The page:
Written for Writer’s Cramp 5/16/2017 Prompt; end story with She never questioned the cat again.
1,000 words or less.
The purring woke Sarah. A tail lashed across her peripheral vision. She groaned as she turned her head to look at the clock on her night stand. It read 5:39am and her eyes snapped shut.
“Why must you wake me at this ungodly hour, you mangy bag of bones?”
A head butted against her face and rubbed across her cheek. A plaintive meow rang in her ear.
“I’m up, I’m up, don’t you see?” Sarah pushed herself up and swung her legs off the side of the bed. She braced herself with hands on either side of her hips and head drooped.
A warm soft body snaked its way between her arm and side and perched on her lap. Another meow sent warm putrid breath into her face.
“Oh for the love of all that’s holy, what have you been eating? Seriously?”
She stood and the cat landed softly on the floor and wove itself between her legs.
Sarah shuffled into the living room and pushed open the sliding glass door wide enough for the slim feline body to slip through.
“Is this a pee emergency or a tryst with that Tom down the street.? He knows you’re fixed right?” She quipped as she slid the door back into place.
The coffee maker on the counter blinked. It wouldn’t start brewing for another hour and a half. Sarah moved to the couch and curled up waiting for the inevitable meowing at the door when Zoey was finished with her business. Whatever it was.
The smell of coffee woke her and she felt the moment of disorientation as she looked around for Zoey. A stab of guilt propelled her to her feet and the sliding glass door. She expected to be greeted with a reproachful look but instead she felt a tiny little panic when she didn’t see the cat.
The door slid opened easily and Sarah stepped out onto the back porch.
“Zoey, Zooooo-eeeey,” she called.
The property backed up to an open field with a wooded stretch behind. Sarah knew there were predators; hawks, owls, coyotes. Her cat was smart and wary. She was okay. Sarah didn’t understand the hard-lump low in her chest. Not fear or guilt just feeling a little bit anxious is all.
Sarah found Zoey trapped under a cardboard box in a vacant lot when she was a ginger fluff of a kitten. Sarah hadn’t wanted a pet or the responsibility that went with caring for another creature. That was two years ago.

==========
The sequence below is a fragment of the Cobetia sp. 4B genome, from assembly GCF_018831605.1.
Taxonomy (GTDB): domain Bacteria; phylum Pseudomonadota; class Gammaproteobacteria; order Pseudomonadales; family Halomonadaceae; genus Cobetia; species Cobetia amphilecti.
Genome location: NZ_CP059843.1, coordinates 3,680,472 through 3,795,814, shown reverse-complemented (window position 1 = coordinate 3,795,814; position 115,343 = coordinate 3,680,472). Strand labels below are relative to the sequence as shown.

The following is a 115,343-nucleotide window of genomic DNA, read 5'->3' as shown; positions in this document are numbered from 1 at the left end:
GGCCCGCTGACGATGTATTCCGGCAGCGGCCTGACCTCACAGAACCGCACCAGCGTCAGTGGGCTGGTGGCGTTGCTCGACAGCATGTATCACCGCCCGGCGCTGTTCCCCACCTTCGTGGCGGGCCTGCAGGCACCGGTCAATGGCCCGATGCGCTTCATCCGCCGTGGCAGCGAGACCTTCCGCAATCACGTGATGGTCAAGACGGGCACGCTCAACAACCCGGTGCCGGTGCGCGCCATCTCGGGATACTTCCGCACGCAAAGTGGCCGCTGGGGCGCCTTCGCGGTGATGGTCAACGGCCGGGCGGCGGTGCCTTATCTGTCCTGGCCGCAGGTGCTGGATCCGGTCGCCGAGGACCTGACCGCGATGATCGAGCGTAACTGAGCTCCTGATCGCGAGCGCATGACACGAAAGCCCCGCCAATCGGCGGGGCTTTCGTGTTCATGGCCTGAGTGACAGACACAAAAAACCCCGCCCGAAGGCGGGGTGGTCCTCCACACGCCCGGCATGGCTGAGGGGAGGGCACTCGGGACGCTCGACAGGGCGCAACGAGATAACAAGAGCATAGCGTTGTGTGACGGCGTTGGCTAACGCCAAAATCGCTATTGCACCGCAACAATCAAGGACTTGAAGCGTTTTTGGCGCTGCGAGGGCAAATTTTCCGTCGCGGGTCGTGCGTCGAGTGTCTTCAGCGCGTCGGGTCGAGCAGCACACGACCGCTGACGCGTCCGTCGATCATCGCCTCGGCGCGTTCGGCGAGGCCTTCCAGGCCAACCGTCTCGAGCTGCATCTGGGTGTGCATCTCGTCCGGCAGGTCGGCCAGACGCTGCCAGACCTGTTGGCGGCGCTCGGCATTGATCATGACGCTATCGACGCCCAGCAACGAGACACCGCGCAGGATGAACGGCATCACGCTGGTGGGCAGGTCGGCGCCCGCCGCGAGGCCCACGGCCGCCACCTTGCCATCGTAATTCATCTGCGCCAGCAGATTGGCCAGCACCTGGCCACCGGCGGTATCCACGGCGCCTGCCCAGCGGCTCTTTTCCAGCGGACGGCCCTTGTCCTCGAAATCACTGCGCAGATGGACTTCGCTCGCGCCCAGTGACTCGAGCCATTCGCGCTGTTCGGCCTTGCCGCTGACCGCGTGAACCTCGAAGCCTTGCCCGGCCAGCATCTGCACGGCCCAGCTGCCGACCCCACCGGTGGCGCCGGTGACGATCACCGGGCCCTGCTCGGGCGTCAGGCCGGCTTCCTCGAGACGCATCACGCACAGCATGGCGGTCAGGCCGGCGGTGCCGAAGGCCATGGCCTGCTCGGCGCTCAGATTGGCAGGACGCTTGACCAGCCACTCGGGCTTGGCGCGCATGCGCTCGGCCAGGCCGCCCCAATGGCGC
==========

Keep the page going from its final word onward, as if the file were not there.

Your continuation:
“Zoey, where are you?”
She left the sliding door cracked wide enough to let the cat back in just in case. No telling what else would wander in while she got ready for the day. A shower and a strong cup of coffee would only take a few minutes and leave enough time for a quick look around the outside of the house before she needed to leave. She didn’t really have an appointment or a job but she went every day to the local café to write. It fed her creative juices to sit where life was happening, if only at a slightly faster pace than her living room.
The blow dryer nearly drowned out the noise but Sarah gave a sigh of relief. She walked in to the living room to close the sliding door but Zoey beat her to it and slipped back outside.
“Zoey, what are you doing? Get back in here. I have to go.”
She followed the cat back outside, around the side of the house and watched her cross the street.
“Get back here you crazy cat.”
Sarah could tell when she was being ignored.
“I don’t know what you think you are doing.”
This was spoken to a tail as it disappeared around the back of her neighbor’s house.
“Don’t make me come after you.” Sarah humphed.
She hadn’t met her new neighbors yet. A truck had pulled up a month ago and several men had unloaded it. The family, or couple or individual had yet to be seen.
In the moments of indecision before Sarah could cross the street to pursue her cat, Zoey reappeared.
“What the hell do you think you are doing?”
A kitten hung from Zoey’s mouth.
“Put that back right now.” Sarah commanded with one hand on her hip the other pointing at the house across the street.
“You and I both know that can’t possibly be yours.”
Zoey didn’t even glance in Sarah’s direction. She was a cat on a mission. Sarah followed her back around the house, watched her slip through the door and then reappear sans kitten.
“Oh, no, no, no.” Sarah stepped back through the door, peered over the back of her couch and three little faces turned in unison to look at her.
“Oh, for the love of Mike.”
“No, the name is John actually.”
Sarah squeaked as she turned to face the man standing at her back door.
“I’m your new neighbor.” He put his hand through the opened doorway and Sarah stared at it and him in confusion. He was tall, dark and handsome, in fact he was a cliché.
Sarah caught her breath and a voice she had never heard come out of her mouth before said, “Hi, I’m Sarah.”
“I think your cat is stealing my kittens.”
As if in response Zoey sauntered between his legs and into the house carrying another kitten.
“Their mother died a few days ago.”
“I’m sorry.” Sarah watched Zoey deposit the latest kitten beside its siblings.
“They are just old enough to take milk from a bowl.”
Zoey wound her way past Sarah and headed back out the door.
Sarah opened her mouth to try to stop her cat.
“Don’t worry,” John interrupted, “there’s only one more.”
He smiled and she felt her knees go weak.
She never questioned the cat again